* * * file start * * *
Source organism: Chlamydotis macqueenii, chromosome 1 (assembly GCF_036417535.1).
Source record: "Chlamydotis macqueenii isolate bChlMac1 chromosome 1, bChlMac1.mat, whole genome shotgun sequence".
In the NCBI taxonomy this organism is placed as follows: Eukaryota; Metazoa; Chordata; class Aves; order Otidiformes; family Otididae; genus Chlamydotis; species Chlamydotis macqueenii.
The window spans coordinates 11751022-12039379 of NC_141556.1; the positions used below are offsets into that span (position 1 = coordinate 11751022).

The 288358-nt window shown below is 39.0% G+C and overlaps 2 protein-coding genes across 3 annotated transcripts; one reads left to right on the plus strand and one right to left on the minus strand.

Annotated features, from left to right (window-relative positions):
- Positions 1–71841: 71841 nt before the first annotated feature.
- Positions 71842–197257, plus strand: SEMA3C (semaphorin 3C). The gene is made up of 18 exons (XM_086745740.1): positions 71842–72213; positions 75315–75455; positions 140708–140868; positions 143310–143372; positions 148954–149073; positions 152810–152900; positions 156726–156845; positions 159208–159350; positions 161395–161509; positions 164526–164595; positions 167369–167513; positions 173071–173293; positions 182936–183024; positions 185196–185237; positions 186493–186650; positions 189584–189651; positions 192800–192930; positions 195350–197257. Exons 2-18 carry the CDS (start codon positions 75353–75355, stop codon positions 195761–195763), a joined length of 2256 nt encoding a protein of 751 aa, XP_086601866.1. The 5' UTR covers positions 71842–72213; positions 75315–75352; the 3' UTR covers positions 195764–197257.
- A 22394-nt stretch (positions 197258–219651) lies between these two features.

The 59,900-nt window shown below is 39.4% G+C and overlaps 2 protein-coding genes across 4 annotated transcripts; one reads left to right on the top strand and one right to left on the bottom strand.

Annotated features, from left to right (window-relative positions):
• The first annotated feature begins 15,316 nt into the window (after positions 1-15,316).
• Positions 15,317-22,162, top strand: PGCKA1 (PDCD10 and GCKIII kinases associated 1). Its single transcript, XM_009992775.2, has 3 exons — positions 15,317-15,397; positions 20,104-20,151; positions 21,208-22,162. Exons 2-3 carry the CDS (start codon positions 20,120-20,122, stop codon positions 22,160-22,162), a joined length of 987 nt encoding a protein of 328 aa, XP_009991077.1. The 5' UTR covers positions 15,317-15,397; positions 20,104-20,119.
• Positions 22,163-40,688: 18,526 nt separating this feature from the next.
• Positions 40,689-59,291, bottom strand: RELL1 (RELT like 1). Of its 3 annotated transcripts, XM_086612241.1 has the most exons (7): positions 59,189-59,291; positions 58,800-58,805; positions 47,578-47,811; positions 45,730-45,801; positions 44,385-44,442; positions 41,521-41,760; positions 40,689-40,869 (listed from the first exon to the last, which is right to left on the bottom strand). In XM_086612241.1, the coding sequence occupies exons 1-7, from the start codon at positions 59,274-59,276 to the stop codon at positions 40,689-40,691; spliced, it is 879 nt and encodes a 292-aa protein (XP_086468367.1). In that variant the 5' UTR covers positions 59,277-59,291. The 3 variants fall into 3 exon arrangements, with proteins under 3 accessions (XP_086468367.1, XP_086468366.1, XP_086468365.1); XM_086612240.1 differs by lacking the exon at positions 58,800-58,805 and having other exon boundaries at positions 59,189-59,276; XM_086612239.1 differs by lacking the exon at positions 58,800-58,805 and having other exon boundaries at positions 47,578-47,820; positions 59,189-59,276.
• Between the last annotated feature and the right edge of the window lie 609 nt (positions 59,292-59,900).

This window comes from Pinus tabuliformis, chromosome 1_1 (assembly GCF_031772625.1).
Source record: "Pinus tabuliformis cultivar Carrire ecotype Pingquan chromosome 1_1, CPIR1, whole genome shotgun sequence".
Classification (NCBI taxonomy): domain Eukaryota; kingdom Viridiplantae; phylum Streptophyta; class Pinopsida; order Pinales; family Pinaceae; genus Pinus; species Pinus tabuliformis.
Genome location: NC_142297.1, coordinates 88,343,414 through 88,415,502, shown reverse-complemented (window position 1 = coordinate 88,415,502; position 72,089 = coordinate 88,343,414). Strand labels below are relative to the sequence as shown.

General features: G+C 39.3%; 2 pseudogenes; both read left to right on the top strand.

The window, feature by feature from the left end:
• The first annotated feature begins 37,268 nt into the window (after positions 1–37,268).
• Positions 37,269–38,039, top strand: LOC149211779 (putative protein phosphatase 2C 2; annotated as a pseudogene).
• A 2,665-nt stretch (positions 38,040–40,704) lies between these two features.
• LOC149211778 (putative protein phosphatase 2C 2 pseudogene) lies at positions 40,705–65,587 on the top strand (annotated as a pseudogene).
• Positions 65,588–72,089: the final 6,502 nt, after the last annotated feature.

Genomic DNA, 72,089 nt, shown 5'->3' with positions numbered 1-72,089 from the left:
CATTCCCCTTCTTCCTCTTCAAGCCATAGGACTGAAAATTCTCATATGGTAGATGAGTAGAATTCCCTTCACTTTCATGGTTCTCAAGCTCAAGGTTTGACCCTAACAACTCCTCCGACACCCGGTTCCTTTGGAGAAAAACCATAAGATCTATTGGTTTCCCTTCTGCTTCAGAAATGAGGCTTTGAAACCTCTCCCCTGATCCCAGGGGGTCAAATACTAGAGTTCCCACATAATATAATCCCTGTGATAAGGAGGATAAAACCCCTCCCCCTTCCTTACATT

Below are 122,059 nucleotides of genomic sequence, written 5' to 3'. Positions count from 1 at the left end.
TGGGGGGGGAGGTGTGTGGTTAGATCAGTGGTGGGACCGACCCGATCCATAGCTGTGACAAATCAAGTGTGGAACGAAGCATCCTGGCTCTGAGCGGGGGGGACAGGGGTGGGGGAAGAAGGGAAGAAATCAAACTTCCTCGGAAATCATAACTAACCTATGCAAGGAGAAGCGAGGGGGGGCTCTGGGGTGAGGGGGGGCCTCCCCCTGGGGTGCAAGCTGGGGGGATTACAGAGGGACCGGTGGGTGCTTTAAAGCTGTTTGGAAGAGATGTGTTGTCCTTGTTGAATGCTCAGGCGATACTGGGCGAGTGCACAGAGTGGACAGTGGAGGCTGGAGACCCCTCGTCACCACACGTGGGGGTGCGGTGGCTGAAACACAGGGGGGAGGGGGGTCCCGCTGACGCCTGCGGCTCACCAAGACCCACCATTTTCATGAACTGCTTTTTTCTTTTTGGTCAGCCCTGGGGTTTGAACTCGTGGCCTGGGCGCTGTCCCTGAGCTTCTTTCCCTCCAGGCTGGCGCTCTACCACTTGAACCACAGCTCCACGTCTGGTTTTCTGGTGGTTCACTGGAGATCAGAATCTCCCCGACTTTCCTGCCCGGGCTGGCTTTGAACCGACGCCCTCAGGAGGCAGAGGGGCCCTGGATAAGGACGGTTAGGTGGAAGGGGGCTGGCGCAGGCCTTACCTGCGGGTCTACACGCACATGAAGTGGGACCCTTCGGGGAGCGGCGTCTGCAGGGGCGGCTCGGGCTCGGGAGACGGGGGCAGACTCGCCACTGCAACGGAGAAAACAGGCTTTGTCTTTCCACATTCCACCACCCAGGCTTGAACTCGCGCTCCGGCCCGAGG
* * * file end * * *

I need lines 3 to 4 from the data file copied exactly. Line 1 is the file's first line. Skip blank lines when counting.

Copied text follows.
In the NCBI taxonomy this organism is placed as follows: Eukaryota; Metazoa; Chordata; class Aves; order Otidiformes; family Otididae; genus Chlamydotis; species Chlamydotis macqueenii.
The window spans coordinates 11751022-12039379 of NC_141556.1; the positions used below are offsets into that span (position 1 = coordinate 11751022).